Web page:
To: HEAD revision
The result of the merge is stored in the working copy at:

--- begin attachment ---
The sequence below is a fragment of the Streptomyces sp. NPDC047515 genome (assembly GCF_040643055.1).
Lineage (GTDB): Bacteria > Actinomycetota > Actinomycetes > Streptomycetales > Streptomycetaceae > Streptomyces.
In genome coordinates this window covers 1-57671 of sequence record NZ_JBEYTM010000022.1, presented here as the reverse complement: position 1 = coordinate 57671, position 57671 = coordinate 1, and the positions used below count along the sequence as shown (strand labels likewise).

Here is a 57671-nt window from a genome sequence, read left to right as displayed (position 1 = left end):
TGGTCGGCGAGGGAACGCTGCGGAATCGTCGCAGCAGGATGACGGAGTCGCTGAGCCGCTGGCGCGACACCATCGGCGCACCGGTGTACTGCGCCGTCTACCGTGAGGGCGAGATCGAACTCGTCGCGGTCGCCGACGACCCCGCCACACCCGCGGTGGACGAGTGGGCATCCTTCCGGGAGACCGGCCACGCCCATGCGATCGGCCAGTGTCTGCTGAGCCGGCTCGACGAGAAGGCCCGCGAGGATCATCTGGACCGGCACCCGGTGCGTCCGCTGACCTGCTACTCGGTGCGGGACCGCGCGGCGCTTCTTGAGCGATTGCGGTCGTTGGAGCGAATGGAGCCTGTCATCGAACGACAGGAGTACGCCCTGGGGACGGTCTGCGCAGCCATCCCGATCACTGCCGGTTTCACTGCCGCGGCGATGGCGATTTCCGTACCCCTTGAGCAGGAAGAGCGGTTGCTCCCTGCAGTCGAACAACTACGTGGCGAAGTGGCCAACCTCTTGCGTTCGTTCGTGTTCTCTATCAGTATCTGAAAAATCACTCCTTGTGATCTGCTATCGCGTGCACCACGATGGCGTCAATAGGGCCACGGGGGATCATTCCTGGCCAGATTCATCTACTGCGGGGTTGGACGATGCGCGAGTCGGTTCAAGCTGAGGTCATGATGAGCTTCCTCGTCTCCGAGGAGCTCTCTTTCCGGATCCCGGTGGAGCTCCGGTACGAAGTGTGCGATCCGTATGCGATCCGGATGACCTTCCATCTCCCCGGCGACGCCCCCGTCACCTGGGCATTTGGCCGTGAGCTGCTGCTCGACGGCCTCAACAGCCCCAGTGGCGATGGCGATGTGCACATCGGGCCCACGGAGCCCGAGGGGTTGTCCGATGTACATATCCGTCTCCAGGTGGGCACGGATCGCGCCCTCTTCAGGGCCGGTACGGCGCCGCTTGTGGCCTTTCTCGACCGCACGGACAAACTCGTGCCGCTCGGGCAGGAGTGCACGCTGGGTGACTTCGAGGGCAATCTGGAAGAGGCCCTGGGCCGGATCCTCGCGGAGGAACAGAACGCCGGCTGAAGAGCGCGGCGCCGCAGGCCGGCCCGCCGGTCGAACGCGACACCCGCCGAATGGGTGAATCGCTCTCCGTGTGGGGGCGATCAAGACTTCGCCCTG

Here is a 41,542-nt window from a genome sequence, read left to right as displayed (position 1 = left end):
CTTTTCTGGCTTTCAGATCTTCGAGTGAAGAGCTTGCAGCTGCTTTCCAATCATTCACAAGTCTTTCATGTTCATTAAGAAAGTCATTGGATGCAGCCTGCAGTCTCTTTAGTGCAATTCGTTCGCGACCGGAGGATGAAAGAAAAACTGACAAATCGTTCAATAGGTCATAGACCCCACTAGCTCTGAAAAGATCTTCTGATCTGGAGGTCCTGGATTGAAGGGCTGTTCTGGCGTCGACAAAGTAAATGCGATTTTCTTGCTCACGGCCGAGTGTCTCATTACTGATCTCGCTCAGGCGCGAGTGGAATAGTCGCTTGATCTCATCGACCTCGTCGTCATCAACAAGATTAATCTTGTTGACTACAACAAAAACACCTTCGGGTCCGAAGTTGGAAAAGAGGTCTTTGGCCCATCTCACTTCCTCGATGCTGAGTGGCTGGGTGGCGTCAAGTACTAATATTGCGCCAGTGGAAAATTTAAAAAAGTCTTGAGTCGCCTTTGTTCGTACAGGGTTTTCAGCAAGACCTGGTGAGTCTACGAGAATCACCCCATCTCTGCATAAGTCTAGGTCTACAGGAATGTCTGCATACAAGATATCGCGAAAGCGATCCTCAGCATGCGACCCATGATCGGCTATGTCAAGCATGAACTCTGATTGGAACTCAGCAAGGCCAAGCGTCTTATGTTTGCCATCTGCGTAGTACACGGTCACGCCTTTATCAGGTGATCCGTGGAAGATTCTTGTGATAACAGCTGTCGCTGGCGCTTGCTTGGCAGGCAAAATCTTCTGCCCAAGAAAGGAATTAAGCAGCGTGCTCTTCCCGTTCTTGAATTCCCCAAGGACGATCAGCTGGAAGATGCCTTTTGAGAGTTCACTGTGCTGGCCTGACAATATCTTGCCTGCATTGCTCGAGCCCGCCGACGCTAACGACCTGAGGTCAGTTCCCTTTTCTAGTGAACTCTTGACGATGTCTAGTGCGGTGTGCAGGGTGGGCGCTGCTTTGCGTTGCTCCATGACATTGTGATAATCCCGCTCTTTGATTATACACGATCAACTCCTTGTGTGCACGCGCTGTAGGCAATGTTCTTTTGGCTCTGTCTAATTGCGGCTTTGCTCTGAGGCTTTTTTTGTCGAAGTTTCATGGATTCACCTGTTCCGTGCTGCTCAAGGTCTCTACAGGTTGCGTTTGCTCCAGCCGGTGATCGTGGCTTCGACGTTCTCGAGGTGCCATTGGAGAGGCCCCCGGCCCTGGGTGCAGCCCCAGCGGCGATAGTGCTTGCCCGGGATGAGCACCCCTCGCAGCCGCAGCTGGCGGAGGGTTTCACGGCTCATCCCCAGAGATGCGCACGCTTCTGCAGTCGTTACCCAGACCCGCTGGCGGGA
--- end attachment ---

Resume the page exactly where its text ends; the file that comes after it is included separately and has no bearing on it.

That's exactly what I'm doing. OK, I'll take it from the top, and maybe people can spot if there's anything I've not tried. My repository. I have an updated working copy (fully recursive) of my private branch with no uncommitted changes. I have a trunk from which I branched my private branch at some previous revision. No-one has any file locks on my private branch. And all I want to do is have all file versions on my private branch updated with the versions from the trunk. With TortoiseSVN, I select "Merge" and select "Merge a range of revisions". I then enter the URL of the trunk. The "Working copy" is pointing at my working copy of my private branch. I leave the revision range field blank. I select a merge depth of "Fully recursive" to get everything on trunk regardless of what's in the working copy. Result: TortoiseSVN barfs with the error "Working copy path 'util/fcim_a.io' does not exist in repository", where this file is one that's been added to trunk since I branched. OK, let's try again. Same as before, but this time "Ignore ancestry". TortoiseSVN now throws up a whole bunch of conflicts. Try again. Look at the log for my private branch, find the repository revision where I originally branched, and enter the revision range "208-HEAD" in the revision range field (where 208 was the revision where I branched). "Fully recursive" on, "Ignore ancestry" off. TortoiseSVN throws up a bunch of "skipped missing target" errors for files that exist in the branch, trunk and working copy. Try again. Same as before except with "Ignore ancestry" on. Conflicts again on files that have been modified on the private branch (which I'd like to be blown away by the trunk versions). Checking the docs, I saw that if you hold down the shift key, you get a "Merge all" option. Tried this for the top level of the working copy, with and without "Fully recursive" and "Ignore ancestry". Result - no changes anywhere in the working copy. "Merge all", my arse. As far as I can see, I've tried every permutation of options. I therefore suspect that this is NOT "possible". And I defy anyone to describe this as "easy", given the f***ing ridiculous, timewasting exercise I've just gone through! :-/ Sorry dude, this isn't aimed at you personally, it's just my frustration with this tool. I could understand it if I was a fresh graduate doing something stupid or unusual, but I've been in this game 15 years now in a number of different companies with various version-control systems, and in my experience what I'm wanting to do should be a trivial, everyday operation. As a sign of my frustration, I'm starting to think longingly about VSS, and that's a pretty good indication that something is *really* screwed! Grrrr....